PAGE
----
Imagine living in a state where the majority of people actually accept Peroutka's views as normal American life. Your neighbors are walking around thinking that everything is being controlled by secret conspiracies behind the scenes and people like themselves never get a fair deal -- when they vote, dark forces (maybe even BLM and ANTIFA, or at least somebody paid by George Soros) manipulate the ballots and switch their vote to a radical leftist candidate. You can't trust the government, and if you follow the law you're just a big sucker. And so you elect an Attorney General who will enforce the law based on those premises, that everything is rigged against white people and everybody is cheating all the time. Do you think the citizens of such a state can get a fair trial, when government lawyers believe it's okay to lie in court and distort evidence, because they just know that the other side is doing it? Is it possible to enforce the law fairly when you start from these assumptions? There are a lot of states that would have elected this nut to administer the law.

We are lucky to live in Maryland.

53 Comments:

Anonymous True Blue Montgomery County, MD resident said...

Haters gonna hate, liars gonna lie.......

The GOP faces a small but real prospect that it may not reclaim the House majority despite high pre-election hopes based on the disapproval of President Biden, record inflation and traditional losses for the party that holds the White House. Late Friday, Democrats moved one Senate seat closer to retaining their majority in the chamber as Sen. Mark Kelly won reelection in Arizona. Winning either in Nevada — which was still counting votes — or in Georgia, where a runoff is set for Dec. 6, would allow them to stay in power.

House Democrats also were closely watching uncalled races in those states, as well races as Maine, Oregon, Washington and California, to determine whether they have a pathway to keep the majority. Even if they don’t, as many Democratic aides expect, there is a recognition from both parties that Democratic votes will be critical in a narrow House GOP majority.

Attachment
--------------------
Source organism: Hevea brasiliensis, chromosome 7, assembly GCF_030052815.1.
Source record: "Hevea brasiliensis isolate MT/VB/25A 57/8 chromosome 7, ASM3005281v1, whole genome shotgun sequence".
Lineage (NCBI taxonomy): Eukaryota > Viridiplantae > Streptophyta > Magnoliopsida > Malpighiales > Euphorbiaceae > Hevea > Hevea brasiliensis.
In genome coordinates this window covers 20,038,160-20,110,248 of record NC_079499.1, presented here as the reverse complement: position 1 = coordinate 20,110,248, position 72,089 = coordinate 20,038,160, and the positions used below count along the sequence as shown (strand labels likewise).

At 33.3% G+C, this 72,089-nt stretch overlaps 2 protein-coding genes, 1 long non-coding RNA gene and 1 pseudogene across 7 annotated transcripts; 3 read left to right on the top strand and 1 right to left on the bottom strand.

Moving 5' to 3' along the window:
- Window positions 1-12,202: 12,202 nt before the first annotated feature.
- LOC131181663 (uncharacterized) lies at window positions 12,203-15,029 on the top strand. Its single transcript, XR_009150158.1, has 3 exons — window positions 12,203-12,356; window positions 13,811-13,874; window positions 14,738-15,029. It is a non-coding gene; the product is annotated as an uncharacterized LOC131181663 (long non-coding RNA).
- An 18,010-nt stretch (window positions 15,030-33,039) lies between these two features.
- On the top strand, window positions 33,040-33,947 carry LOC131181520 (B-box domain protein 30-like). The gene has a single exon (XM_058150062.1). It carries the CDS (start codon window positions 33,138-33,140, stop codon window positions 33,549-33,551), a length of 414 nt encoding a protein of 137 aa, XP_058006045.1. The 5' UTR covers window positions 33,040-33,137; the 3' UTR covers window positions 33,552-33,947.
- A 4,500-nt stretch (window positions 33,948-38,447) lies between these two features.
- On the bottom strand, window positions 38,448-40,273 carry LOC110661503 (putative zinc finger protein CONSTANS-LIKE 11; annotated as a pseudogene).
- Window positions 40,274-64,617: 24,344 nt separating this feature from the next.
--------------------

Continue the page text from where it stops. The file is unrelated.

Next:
“It’s an unworkable majority. Nothing meaningful will get passed,” a dejected aide to a senior House Republican said, speaking on the condition of anonymity to candidly discuss internal tensions.

Outgoing Rep. Peter Meijer (R-Mich.) told The Washington Post he knew the evening of the Jan. 6, 2021, attack on the U.S. Capitol that the GOP would have a difficult time proving to voters they should be in the majority in two years.

“By midnight on January 6, it was obvious that if we continued to sleepwalk down the path of crazy we’d face a rude awakening,” he said. “Instead of facing those facts, the GOP spent the last two years heading in the same direction and actively avoiding any internal reckoning. After Tuesday, we have no choice but to heed voters when they say that ‘the grass is green, the sky is blue, and by the way, you just got your ass handed to you.’ But waking up to that reality is going to be rough.”

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Michael Peroutka is a loser and the Maryland Board of Elections as well as Maryland court system will gladly explain that to him.

November 12, 2022 10:58 AM  
Anonymous The politicians who tell you 'Biden is coming for your guns' are the politicians who are coming for your Social Security said...